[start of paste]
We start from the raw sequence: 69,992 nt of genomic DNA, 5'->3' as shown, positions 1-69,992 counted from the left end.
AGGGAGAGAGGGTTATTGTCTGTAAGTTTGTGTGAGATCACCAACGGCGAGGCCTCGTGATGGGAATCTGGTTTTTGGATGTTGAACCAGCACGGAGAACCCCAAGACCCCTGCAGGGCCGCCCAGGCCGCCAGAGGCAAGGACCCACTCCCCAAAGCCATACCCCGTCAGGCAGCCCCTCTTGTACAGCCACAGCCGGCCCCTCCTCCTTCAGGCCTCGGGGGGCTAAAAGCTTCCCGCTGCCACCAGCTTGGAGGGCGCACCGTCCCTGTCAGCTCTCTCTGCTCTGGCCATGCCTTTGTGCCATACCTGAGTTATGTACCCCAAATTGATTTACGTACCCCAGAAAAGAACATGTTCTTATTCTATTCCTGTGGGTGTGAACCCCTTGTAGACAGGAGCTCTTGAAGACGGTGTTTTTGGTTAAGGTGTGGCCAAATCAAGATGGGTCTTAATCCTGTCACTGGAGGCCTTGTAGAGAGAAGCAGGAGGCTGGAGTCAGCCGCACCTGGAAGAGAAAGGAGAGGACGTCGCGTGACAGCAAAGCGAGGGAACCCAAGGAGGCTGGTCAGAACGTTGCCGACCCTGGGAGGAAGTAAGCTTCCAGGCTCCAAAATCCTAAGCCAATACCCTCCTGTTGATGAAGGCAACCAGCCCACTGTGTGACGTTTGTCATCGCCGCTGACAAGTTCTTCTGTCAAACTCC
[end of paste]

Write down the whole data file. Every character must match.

We start from the raw sequence: 69,992 nt of genomic DNA, 5'->3' as shown, positions 1-69,992 counted from the left end.
AGGGAGAGAGGGTTATTGTCTGTAAGTTTGTGTGAGATCACCAACGGCGAGGCCTCGTGATGGGAATCTGGTTTTTGGATGTTGAACCAGCACGGAGAACCCCAAGACCCCTGCAGGGCCGCCCAGGCCGCCAGAGGCAAGGACCCACTCCCCAAAGCCATACCCCGTCAGGCAGCCCCTCTTGTACAGCCACAGCCGGCCCCTCCTCCTTCAGGCCTCGGGGGGCTAAAAGCTTCCCGCTGCCACCAGCTTGGAGGGCGCACCGTCCCTGTCAGCTCTCTCTGCTCTGGCCATGCCTTTGTGCCATACCTGAGTTATGTACCCCAAATTGATTTACGTACCCCAGAAAAGAACATGTTCTTATTCTATTCCTGTGGGTGTGAACCCCTTGTAGACAGGAGCTCTTGAAGACGGTGTTTTTGGTTAAGGTGTGGCCAAATCAAGATGGGTCTTAATCCTGTCACTGGAGGCCTTGTAGAGAGAAGCAGGAGGCTGGAGTCAGCCGCACCTGGAAGAGAAAGGAGAGGACGTCGCGTGACAGCAAAGCGAGGGAACCCAAGGAGGCTGGTCAGAACGTTGCCGACCCTGGGAGGAAGTAAGCTTCCAGGCTCCAAAATCCTAAGCCAATACCCTCCTGTTGATGAAGGCAACCAGCCCACTGTGTGACGTTTGTCATCGCCGCTGACAAGTTCTTCTGTCAAACTCC